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Recessionary world economies, stock market slides and the disappearing of personal wealth hasn’t put a dent in Caribbean charter yacht vacations. In fact, according to Dick Schoonover, who manages the clearinghouse, CharterPort BVI, in Tortola, British Virgin Islands, last season exemplified how bad weather in North America and Europe can really turn the tide for chartering in the Caribbean.
“For example, says Schoonover, “January isn’t normally our busiest month, advance-bookings wise, but people clearly wanted a break from the cold and ice. This filled in a lot of gaps in the charter calendars, and made what would have been merely an ‘okay’ year into a good year.”
Looking ahead to 2011-2012, Erik Ackerson, executive director of the St. Thomas-based Virgin Islands Charteryacht League (VICL) forecasts a good season, if early booking are any indication. “About 70 percent of our fleet was booked for the Christmas and New Year holidays as of August,” Ackerson says.
Sarah Sebastian, manager of the Antigua Yacht Charter Show and a broker for Nicholson Yachts in Antigua, agrees with this positive prediction. “We’re seeing more advanced bookings. While you’d expect this for the Christmas holidays, we’re even seeing bookings for next summer come in.”
One of the challenges for the year ahead is the availability and affordability of airlift to the Caribbean, says Steve McCrea, president of Ed Hamilton & Company, a charter yacht brokerage based in Wiscasset, ME, which specializes in Caribbean charters. “American Airlines has stopped direct flights to San Juan from New York and Boston and the cost of fuel is higher making fares higher. This may cause some to, for example, drive to Disney World instead or take a domestic vacation destination and fly on one of the low cost carriers.”
“Still,” says Ann McHorney, charter specialist for St. Maarten-based Select Yachts, “what makes the Caribbean interesting is that it is more affordable than many other locations.”
What are charter clients chartering?
“It’s all about catamarans,” says Ed Hamilton’s McCrea. “They are comfortable, especially for those who are new to sailing, have four equal staterooms which is a big seller if there’s four couples chartering, and enough space aboard to enjoy social time with friends.”
“Monohulls,” says Nicholson’s Sebastian, “haven’t lost their popularity in spite of the increased interest in catamarans.”
High fuel prices are prompting many would-be guests to choose sail, says Select Yacht’s McHorney. “The big higher end cats here in the Caribbean have done quite well with some very distinguished clients who may have normally chartered a motor yacht.”
Yet, fuel costs are not shutting down motor yacht operations, says the VICL’s Ackerson. “We’re seeing more megayachts in the 120ft range signing up to be members and base here all year round.”
The U.S. and British Virgin Islands are still the largest charter market in the Caribbean, with St. Maarten second.
“The St. Maarten airport is now the number two airport in the Caribbean after San Juan with loads of international flights,” says Select Yacht’s McHorney. “The new government seems to be very cooperative and pro-charter.”
Nicholson’s Sebastian adds, “Antigua and the Grenadines are always popular.”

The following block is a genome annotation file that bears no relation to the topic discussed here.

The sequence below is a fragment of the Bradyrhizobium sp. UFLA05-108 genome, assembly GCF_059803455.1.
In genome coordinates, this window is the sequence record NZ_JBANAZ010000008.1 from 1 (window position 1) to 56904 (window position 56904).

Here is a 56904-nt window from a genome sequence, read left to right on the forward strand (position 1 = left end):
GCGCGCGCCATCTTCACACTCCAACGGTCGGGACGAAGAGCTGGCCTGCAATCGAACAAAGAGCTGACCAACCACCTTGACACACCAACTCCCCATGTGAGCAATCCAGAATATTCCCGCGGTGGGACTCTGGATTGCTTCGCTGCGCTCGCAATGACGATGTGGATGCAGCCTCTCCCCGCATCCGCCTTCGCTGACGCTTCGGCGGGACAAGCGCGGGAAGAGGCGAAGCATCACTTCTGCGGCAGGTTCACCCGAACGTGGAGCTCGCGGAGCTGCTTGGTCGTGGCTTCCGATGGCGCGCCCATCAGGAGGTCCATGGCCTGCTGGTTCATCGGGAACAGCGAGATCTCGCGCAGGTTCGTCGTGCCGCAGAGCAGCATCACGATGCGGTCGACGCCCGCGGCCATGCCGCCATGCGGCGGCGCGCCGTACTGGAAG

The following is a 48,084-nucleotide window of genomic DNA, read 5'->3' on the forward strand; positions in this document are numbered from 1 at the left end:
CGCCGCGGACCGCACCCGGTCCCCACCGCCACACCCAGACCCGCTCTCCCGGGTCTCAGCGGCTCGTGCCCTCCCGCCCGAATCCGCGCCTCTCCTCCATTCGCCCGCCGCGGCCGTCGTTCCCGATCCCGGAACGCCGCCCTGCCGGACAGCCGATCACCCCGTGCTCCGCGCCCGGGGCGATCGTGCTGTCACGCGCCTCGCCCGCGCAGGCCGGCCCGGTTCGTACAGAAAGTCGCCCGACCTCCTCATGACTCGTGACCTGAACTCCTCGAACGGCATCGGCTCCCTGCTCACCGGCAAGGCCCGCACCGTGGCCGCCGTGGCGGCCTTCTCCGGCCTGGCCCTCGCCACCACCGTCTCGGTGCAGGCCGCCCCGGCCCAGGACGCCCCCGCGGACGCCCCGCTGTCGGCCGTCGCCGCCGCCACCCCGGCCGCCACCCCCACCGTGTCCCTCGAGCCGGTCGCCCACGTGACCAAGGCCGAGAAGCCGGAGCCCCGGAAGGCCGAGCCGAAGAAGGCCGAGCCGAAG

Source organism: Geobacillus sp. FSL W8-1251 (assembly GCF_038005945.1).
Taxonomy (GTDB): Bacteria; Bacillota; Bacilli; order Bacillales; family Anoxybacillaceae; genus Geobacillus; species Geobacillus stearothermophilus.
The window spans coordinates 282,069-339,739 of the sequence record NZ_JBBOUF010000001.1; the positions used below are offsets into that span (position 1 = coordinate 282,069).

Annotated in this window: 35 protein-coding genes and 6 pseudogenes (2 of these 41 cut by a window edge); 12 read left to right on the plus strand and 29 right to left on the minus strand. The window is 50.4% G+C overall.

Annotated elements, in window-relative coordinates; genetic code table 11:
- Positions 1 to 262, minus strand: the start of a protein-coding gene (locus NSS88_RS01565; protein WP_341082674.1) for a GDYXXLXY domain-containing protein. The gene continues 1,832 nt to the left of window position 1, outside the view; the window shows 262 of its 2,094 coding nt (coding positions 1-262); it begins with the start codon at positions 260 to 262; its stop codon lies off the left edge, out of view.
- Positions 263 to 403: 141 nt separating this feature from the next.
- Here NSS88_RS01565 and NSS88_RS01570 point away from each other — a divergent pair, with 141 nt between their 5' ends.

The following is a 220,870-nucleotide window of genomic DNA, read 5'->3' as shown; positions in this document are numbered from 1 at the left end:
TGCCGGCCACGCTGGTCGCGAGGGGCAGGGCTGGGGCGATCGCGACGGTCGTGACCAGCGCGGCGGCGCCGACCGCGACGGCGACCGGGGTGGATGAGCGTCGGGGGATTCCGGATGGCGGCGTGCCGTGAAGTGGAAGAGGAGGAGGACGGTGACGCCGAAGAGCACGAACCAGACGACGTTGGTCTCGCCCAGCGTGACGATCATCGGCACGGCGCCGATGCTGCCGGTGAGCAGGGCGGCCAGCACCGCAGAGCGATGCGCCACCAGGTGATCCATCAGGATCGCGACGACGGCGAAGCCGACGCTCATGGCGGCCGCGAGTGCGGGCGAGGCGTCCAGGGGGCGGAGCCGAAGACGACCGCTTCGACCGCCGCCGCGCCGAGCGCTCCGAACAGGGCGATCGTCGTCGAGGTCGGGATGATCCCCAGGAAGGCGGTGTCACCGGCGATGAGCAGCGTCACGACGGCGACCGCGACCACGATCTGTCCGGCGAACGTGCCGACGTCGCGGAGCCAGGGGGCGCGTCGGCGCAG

Stand-Up Paddleboards (SUP) and especially inflatable SUPs are the hot new water toy, says the VICL’s Ackerson. “The inflatable boards fold up into the size of a backpack and the paddles also fold up making for convenient stowing.”
“As for amenities,” says CharterPort’s Schooner, “I think the growth in spa-related services from shore-based operations has spun off the same to the menu on offer from the charter fleet, though it’s still a shore-based offering. For example: ‘Hey, we’re anchoring in Dead Man’s Bay tomorrow. Do you want me to make a massage reservation for you at the spa?’ This sort of thing.”
When it comes to cuisine, says Select Yacht’s McHorney, healthy and gourmet rule.
The VICL’s Ackerson adds, “Charter guests are eating leaner and looking for local delicacies. That said; there are requests now for diets that people didn’t much know about twenty or thirty years ago like gluten-free.”
Going ‘green’ is another trend charter yachts are adopting.
Ed Hamilton’s McCrea says, “Each yacht pushes their agenda for being green. However, one common way I see is doing away with plastic water bottles.”
“We’re trying to push for boats to take bottled water off their preference sheets and push water from their highly sophisticated filtration systems instead,” says the VICL’s Ackerson. “Some boats are even going farther and creating special flavored or infused waters.”
As for trends in the way brokers operate, the paper brochure has pretty much gone the way of the dinosaur.
“Many of the new brokers never had experience with hard copy brochures or had to keep a large library of brochures on hand,” says CharterPort’s Schoonover. “One firm even has an iPhone app!”
Yet, while technology seems to be the wave of the future with more marketing via Internet and social media, plastic hasn’t yet turned into the preferred form of payment for a charter yacht vacation.
“As universal and ubiquitous as charge cards are,” says CharterPort’s Schoonover, “they still are not close to being universally accepted by charter yachts. The fear of ‘charge-backs’ remains.”
Carol M. Bareuther, RD, is a St. Thomas, U.S. Virgin Islands based marine writer and registered dietitian.
This article was taken with permission from All at Sea
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